FAU Erlangen-Nuremberg

Analysis and Numerical Techniques for Optimal Control Problems Involving Variational Inequalities Arising in Elastoplasticity

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Project leaders

Fakultät für Mathematik
TU Chemnitz

Tel: +49 371 531 22530
Fax: +49 371 531 836538

Email: roland.herzog@mathematik.tu-chemnitz.de

Homepage: http://www.tu-chemnitz.de/mathematik/part_dgl

Graduate School CE
TU Darmstadt

phone: +49 6151 16 70 946
fax: +49 6151 16 44 59

email: cmeyer@gsc.tu-darmstadt.de

homepage: http://www.gsc.ce.tu-darmstadt.de/index.php?id=128

DFG funded assistants

Gerd Wachsmuth (TU Chemnitz)

Frank Schmidt (TU Chemnitz)


Solid bodies depart from their rest shape under the influence of applied loads. In case the applied loads or stresses are sufficiently small, many solids exhibit a linearly elastic and reversible behavior. If, however, the stress induced by the applied loads exceeds a certain threshold (the yield stress), the material behavior switches from the elastic to the so-called plastic regime. In this state, the overall loading process is no longer reversible and permanent deformations remain even after the loads are withdrawn. Mathematically, this leads to a description involving variational inequalities. Plastic deformation is desired for instance as an industrial shaping technique of metal workpieces, as e.g. by deep-drawing of body sheets in the automotive industry. The task of finding appropriate time-dependent loads which effect a desired final deformation leads to optimal control problems for elastoplasticity systems. These are also motivated by the desire to reduce the amount of springback, i.e., the partial reversal of the final material deformation due to a release of the stored elastic energy once the loads are removed.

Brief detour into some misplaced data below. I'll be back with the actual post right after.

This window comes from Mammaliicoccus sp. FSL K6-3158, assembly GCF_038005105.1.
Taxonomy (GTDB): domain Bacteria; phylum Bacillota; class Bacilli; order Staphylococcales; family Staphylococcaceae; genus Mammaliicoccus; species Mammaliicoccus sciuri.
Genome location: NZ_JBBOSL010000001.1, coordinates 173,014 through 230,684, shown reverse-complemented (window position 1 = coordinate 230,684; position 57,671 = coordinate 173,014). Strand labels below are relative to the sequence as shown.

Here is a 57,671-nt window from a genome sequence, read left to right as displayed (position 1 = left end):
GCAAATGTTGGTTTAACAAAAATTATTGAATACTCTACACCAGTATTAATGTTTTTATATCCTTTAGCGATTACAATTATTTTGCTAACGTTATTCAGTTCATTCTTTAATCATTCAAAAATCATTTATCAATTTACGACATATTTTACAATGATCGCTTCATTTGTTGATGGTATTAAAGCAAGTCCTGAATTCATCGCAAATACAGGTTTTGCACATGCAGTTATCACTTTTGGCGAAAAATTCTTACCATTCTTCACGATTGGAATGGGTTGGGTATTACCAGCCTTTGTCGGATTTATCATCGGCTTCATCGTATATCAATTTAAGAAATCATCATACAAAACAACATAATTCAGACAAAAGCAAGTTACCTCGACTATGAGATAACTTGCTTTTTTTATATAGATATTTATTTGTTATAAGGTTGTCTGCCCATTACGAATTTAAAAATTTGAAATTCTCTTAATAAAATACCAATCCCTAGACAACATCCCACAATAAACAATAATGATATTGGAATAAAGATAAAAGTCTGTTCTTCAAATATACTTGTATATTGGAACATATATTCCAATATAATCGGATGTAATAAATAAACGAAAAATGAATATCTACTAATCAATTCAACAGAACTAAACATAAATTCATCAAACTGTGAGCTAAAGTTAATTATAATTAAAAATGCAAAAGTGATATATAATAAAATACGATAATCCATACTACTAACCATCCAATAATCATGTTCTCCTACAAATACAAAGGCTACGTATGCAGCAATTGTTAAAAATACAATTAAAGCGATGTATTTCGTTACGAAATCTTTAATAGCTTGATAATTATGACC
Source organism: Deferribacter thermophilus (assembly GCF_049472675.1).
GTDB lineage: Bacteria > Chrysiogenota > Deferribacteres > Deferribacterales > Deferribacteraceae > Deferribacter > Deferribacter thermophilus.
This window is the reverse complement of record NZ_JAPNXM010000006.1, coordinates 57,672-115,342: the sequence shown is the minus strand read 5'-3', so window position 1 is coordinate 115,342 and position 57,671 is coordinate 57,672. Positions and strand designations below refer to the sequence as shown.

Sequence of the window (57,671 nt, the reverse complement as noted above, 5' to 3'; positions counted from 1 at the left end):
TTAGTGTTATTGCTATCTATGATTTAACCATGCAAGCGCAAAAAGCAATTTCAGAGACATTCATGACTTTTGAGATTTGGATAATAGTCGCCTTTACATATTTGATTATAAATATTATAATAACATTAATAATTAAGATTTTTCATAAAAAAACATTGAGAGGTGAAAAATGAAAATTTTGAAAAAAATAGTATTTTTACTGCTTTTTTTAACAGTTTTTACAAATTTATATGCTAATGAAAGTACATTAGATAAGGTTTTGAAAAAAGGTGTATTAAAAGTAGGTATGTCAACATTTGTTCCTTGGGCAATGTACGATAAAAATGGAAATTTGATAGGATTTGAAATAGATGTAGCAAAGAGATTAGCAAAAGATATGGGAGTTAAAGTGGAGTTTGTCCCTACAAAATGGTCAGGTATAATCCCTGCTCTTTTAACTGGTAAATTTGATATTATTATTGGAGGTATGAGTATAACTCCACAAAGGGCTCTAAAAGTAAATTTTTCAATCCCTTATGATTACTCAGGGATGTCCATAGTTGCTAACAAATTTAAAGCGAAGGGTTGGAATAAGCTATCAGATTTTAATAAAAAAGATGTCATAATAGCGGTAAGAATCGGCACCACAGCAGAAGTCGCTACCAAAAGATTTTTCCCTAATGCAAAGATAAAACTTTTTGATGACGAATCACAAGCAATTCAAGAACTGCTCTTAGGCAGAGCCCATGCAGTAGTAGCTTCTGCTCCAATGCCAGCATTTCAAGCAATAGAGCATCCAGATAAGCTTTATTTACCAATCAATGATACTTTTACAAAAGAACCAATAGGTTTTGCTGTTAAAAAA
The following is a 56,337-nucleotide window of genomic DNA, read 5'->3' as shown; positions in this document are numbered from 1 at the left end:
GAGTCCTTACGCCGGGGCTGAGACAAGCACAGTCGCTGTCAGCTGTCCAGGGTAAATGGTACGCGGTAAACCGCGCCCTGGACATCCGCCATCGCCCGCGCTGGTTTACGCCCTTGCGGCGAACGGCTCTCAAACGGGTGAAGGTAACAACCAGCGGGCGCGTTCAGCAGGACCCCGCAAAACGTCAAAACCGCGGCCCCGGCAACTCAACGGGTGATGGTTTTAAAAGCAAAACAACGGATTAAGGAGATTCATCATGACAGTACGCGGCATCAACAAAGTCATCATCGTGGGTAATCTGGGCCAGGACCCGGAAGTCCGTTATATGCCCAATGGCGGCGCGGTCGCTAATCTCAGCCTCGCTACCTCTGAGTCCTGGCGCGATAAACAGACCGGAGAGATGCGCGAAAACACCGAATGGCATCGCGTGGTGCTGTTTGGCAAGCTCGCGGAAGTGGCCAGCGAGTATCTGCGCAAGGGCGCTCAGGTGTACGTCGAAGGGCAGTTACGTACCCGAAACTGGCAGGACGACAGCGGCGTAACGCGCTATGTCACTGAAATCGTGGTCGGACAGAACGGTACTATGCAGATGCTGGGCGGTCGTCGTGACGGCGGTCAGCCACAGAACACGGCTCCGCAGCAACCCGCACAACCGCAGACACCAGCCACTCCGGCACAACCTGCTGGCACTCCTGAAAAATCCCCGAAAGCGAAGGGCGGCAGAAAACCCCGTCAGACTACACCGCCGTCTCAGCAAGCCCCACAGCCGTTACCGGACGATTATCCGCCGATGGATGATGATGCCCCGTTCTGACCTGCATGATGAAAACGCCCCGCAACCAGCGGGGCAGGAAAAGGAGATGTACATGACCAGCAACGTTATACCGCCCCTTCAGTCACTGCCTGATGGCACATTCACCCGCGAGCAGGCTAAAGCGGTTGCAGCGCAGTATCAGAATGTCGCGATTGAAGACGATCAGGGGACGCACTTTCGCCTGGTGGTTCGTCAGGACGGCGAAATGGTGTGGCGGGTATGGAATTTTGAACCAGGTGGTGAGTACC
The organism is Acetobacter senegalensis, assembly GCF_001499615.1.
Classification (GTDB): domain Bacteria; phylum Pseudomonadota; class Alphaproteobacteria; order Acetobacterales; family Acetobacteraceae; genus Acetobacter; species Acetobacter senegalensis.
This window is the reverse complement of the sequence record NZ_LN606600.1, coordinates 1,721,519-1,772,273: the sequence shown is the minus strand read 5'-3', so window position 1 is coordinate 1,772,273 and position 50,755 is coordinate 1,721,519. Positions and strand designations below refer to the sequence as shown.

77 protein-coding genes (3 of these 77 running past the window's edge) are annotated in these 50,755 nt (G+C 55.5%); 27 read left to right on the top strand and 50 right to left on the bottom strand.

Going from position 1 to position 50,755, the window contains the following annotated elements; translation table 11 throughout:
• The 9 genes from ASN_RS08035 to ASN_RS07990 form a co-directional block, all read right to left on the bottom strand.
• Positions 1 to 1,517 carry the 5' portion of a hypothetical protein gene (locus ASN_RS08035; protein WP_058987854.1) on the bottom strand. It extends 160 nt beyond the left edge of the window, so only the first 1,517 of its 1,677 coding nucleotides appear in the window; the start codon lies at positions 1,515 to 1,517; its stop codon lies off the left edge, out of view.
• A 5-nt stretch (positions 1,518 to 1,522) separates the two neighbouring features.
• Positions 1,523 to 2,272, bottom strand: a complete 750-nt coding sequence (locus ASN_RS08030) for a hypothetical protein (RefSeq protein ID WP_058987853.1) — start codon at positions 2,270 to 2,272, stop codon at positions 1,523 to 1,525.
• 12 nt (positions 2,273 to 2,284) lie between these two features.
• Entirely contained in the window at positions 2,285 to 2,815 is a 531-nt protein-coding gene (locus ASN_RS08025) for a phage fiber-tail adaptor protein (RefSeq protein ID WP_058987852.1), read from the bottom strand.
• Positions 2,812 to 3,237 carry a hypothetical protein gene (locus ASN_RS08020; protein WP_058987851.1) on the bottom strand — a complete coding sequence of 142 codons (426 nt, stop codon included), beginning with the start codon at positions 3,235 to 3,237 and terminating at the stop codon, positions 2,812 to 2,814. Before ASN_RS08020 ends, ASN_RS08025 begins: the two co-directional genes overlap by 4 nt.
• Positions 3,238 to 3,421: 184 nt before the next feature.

The project targets optimal control problems for static and quasi-static models of infinitesimal elastoplasticity with hardening. Its main goals are

  • to investigate these optimization problems,
  • to quantify the error due to discretization,
  • and to develop fast algorithms for their solution.

Models of elastoplasticity involve non-smooth features due to their description by variational inequalities and pointwise projections. The mathematical treatment of associated optimal control problems is therefore highly challenging and it requires a substantial extension of the established techniques.

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